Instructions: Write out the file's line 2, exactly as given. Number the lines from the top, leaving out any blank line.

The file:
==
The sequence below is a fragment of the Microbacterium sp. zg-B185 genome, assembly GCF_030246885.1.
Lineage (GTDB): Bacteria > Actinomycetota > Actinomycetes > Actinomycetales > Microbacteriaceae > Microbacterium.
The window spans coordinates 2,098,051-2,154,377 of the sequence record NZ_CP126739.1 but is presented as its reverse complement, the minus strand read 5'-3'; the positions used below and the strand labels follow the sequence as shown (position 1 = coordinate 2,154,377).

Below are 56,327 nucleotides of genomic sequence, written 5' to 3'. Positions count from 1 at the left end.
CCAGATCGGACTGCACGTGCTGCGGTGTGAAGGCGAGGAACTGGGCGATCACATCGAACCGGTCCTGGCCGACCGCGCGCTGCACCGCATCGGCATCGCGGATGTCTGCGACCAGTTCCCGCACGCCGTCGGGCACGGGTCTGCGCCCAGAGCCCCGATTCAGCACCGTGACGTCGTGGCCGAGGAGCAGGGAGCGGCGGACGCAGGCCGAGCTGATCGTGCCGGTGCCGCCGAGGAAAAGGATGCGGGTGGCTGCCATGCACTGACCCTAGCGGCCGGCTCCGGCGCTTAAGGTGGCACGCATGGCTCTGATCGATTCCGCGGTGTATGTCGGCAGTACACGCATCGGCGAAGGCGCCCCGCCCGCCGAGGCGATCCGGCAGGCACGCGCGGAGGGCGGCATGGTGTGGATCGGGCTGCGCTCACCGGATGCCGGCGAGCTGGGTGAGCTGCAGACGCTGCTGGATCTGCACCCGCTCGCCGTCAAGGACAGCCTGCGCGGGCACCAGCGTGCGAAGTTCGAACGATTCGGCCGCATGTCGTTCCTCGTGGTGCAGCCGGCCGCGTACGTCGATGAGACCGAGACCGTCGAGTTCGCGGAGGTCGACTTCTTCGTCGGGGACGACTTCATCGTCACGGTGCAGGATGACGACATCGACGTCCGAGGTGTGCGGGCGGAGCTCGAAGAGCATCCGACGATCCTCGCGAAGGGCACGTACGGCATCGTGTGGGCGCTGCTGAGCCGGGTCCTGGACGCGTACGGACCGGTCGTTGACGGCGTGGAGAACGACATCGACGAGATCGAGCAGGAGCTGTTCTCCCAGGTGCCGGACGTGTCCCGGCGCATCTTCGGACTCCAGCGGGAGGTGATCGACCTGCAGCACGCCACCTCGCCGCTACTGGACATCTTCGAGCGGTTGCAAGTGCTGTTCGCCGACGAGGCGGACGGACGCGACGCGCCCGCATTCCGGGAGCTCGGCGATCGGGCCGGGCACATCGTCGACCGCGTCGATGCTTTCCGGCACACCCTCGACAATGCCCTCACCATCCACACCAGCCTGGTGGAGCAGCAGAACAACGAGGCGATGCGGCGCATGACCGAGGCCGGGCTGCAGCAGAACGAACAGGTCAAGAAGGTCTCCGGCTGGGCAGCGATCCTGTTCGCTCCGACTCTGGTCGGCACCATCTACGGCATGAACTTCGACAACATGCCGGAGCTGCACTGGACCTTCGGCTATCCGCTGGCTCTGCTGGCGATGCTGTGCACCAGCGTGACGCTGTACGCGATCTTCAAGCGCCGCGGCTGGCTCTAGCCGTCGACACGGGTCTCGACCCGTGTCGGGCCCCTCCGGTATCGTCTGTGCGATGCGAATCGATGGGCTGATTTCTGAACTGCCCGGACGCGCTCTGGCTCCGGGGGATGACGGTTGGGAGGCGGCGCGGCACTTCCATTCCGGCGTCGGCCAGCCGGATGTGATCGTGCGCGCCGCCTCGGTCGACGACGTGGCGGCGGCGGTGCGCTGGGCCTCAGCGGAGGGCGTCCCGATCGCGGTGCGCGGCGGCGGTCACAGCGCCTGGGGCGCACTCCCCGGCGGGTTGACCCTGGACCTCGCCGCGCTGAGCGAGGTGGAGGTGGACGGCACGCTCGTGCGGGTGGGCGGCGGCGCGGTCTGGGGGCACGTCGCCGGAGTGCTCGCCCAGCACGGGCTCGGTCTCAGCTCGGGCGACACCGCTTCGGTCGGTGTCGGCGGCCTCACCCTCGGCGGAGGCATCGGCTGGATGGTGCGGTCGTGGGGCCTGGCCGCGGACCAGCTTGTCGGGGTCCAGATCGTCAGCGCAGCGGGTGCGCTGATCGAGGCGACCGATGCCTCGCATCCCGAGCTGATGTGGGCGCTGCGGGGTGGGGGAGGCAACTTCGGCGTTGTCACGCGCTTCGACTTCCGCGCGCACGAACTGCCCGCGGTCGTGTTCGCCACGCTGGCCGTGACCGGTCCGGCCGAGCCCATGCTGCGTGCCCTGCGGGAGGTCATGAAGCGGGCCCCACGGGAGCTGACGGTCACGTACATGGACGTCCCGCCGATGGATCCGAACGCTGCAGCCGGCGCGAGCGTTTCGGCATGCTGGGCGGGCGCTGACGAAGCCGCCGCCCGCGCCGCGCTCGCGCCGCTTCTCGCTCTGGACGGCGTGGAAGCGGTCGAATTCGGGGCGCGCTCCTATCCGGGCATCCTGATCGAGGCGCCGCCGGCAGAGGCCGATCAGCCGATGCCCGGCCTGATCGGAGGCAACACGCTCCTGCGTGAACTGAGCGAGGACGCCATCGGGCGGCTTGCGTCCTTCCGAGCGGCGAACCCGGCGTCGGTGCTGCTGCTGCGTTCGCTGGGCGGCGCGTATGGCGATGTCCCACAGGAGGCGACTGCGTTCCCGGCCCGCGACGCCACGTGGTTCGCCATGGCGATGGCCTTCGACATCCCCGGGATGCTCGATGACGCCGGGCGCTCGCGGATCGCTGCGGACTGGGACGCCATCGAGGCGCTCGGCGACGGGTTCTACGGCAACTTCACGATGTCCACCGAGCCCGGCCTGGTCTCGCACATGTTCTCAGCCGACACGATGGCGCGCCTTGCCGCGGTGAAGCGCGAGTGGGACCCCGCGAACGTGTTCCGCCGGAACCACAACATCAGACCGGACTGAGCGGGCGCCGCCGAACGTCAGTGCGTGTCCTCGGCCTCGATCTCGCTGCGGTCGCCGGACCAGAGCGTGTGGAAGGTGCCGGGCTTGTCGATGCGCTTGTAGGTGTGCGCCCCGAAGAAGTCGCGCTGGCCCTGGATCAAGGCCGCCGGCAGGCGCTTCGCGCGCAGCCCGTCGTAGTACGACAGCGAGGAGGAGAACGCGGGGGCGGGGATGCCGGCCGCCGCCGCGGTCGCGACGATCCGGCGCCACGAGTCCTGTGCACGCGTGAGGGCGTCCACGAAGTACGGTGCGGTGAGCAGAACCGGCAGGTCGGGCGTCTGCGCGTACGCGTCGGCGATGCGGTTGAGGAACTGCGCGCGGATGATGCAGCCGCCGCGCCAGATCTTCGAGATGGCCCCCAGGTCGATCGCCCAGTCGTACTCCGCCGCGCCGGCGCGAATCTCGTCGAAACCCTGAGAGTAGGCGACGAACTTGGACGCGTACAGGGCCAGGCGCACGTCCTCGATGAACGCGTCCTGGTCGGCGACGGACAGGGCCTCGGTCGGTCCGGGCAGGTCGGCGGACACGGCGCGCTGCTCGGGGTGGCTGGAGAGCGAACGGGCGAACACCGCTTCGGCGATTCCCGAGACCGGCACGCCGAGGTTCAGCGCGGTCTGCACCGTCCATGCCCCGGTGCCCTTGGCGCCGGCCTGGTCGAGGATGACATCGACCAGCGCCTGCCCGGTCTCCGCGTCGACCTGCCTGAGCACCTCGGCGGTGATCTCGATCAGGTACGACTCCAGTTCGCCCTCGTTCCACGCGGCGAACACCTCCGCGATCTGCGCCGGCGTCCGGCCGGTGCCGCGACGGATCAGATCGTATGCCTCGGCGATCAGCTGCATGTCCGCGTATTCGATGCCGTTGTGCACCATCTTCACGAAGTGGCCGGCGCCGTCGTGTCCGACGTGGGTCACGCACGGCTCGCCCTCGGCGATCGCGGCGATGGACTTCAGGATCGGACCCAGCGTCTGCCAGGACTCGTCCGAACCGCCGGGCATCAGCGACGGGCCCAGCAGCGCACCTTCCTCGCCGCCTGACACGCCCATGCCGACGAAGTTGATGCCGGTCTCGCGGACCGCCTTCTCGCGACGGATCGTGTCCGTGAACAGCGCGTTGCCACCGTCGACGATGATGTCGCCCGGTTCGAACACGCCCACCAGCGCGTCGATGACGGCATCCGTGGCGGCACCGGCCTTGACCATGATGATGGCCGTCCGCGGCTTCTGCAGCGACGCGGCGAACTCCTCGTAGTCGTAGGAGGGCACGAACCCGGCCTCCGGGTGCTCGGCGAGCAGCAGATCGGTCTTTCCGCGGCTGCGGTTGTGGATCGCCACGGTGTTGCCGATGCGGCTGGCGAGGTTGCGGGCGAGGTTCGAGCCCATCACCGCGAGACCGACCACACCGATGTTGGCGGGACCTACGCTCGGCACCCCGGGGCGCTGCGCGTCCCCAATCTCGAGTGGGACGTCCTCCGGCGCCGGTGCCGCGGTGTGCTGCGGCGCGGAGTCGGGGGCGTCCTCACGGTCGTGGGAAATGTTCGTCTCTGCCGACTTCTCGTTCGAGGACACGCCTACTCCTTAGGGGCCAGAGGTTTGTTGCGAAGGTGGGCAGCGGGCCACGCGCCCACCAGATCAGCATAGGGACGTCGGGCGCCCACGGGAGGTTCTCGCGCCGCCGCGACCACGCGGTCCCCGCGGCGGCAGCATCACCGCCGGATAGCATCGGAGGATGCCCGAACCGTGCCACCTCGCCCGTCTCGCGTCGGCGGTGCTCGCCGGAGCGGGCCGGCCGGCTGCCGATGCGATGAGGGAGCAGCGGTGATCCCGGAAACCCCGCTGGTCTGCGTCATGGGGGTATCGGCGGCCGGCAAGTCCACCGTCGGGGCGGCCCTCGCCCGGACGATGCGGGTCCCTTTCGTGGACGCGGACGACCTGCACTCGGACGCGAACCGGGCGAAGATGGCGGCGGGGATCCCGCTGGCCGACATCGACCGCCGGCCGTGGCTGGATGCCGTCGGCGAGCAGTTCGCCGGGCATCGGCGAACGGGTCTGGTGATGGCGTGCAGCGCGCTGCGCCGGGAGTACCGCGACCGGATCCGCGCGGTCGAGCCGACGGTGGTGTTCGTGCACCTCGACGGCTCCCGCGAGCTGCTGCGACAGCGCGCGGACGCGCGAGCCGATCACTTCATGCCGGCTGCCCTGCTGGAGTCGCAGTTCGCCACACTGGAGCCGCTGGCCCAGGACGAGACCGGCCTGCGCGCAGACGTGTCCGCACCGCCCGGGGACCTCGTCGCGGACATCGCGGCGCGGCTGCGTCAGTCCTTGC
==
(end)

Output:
Lineage (GTDB): Bacteria > Actinomycetota > Actinomycetes > Actinomycetales > Microbacteriaceae > Microbacterium.